Short and sweet, here are the little and lovely things that made this a good week:
1. My fastest mile in recent memory (Crossfit Endurance + Whole30, methinks)
2. Genuine admiration from the chef on my perfectly cooked steak (thanks in large part to my instant thermometer an asset to those getting more adventurous with meat preparation)
3. An unexpected Saturday morning of leisure with said chef
4. Feeling financially fit: setting up a monthly budget AND doing my taxes–my goodness! Now what to do with that refund…
5. Finishing three of our chairs and the celebratory meal that followed
6. The lazy braise, because dinner doesn’t always have to be hard… It’s not exactly a beautiful meal so I didn’t stop to photograph it but I assure you it’s tasty and satisfying!
Makes 2 servings
2-4 bone in, skin on chicken pieces (I’m a fan of the leg/thigh combination but feel free to use all thighs or breasts or whatever suits you)
1/2 of a large cabbage
1 large fennel bulb
1 medium or large onion
Salt, pepper, and seasonings of choice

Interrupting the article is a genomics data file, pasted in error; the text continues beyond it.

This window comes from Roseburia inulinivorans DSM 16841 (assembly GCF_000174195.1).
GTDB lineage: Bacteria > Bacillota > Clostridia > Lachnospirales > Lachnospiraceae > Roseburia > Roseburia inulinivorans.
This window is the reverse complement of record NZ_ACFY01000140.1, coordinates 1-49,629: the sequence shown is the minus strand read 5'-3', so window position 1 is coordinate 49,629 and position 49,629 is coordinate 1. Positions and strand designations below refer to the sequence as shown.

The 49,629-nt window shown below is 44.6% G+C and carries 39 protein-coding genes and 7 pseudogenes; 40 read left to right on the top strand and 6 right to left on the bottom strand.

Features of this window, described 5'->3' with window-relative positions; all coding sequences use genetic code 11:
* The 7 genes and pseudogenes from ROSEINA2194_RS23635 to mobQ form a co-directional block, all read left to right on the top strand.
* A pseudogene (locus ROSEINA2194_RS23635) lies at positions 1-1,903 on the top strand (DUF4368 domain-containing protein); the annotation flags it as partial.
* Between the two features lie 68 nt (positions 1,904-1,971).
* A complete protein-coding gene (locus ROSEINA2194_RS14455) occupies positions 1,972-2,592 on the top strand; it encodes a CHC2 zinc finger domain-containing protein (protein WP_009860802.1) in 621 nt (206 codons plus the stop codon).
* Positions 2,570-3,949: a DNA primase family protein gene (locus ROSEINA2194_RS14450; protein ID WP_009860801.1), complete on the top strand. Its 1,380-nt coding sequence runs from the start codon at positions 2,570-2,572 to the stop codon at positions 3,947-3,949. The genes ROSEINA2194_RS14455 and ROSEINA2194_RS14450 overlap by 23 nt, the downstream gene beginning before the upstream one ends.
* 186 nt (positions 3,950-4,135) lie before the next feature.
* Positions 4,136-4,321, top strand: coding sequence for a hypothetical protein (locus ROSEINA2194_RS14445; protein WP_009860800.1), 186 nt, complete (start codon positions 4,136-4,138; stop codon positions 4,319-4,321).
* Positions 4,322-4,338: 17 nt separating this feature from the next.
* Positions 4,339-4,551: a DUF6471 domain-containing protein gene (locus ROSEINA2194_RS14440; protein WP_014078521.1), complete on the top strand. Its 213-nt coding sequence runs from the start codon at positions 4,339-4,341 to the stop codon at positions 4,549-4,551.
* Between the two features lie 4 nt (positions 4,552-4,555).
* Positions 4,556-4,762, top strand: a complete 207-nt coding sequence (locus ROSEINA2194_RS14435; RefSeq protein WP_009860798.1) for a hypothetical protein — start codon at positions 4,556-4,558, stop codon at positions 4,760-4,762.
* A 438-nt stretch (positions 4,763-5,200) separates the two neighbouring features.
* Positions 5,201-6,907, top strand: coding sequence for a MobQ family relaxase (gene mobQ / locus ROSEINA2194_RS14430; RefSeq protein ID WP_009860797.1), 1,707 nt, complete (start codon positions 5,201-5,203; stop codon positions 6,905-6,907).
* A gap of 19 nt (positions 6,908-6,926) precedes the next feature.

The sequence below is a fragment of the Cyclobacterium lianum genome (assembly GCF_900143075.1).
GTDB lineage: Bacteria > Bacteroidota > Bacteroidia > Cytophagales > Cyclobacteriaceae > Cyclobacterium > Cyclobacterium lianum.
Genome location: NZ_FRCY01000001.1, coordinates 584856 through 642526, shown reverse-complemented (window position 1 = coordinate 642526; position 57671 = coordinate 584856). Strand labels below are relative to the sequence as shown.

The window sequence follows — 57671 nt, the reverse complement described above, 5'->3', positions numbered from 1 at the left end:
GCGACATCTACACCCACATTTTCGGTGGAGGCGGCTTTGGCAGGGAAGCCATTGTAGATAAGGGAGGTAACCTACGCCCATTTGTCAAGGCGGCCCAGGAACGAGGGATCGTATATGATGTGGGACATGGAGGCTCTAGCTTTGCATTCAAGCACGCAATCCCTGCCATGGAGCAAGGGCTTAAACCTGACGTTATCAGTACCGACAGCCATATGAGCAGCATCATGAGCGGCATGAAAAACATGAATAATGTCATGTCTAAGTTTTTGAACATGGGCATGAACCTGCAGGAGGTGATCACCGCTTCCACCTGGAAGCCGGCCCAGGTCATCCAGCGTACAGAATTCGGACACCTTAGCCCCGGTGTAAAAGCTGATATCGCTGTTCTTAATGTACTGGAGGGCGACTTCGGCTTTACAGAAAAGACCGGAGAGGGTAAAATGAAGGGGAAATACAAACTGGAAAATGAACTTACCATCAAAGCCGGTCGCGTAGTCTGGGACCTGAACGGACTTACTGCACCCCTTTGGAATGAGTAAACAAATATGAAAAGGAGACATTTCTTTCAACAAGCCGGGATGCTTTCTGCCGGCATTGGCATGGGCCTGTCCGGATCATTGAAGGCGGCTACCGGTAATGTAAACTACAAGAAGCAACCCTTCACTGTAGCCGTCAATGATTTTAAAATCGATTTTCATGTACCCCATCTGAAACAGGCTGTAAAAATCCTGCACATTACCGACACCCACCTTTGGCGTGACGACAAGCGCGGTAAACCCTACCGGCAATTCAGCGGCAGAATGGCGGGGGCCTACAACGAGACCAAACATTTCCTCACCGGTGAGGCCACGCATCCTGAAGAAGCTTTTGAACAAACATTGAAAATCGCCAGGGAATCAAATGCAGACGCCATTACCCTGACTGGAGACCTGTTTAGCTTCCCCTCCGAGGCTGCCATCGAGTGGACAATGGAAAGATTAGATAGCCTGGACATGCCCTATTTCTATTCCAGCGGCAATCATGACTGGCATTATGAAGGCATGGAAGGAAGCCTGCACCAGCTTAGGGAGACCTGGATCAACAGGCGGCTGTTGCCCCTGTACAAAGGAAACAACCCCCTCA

1/2 cup water or stock
1. Preheat the oven to 375 degrees and heat a large dutch oven over medium heat.
2. Add the fat of your choice (about a tablespoon) and once it’s hot, use tongs to place the chicken in skin side down. Once the chicken has browned, flip it and allow the other side to brown a bit. This process takes maybe 5-6 minutes.
3. In the meantime, roughly chop the vegetables. Cabbage, fennel, and onion all have natural layers so just cut manageable pieces into cross sections and use your hands to separate the layers. Easy!
4. Turn off the heat under the dutch oven and remove chicken to a plate–it won’t be done, just browned. Add the vegetable matter to the oil still in the pan and stir in with salt, pepper, and any other flavor profile you’re craving. I’m always a fan if chili flakes…
5. Place the chicken pieces on top of the vegetables and add about 1/2 cup of water or stock. Put a heavy lid on over the whole mess and throw it into the oven for an hour.
6. Remove from the oven and let cool for a few minutes. Be sure your serving includes some of the extremely tasty juices in the bottom of the pot… Enjoy!
Gratuitous photo of Willett asleep with his tongue stuck out.
No photos of lazy braise, but here’s one of another use for fennel. Finely sliced with celery and endive and dressed with Meyer lemon vinaigrette, fennel makes for an extremely fresh, seasonal salad when the tender produce of spring seems awfully far off…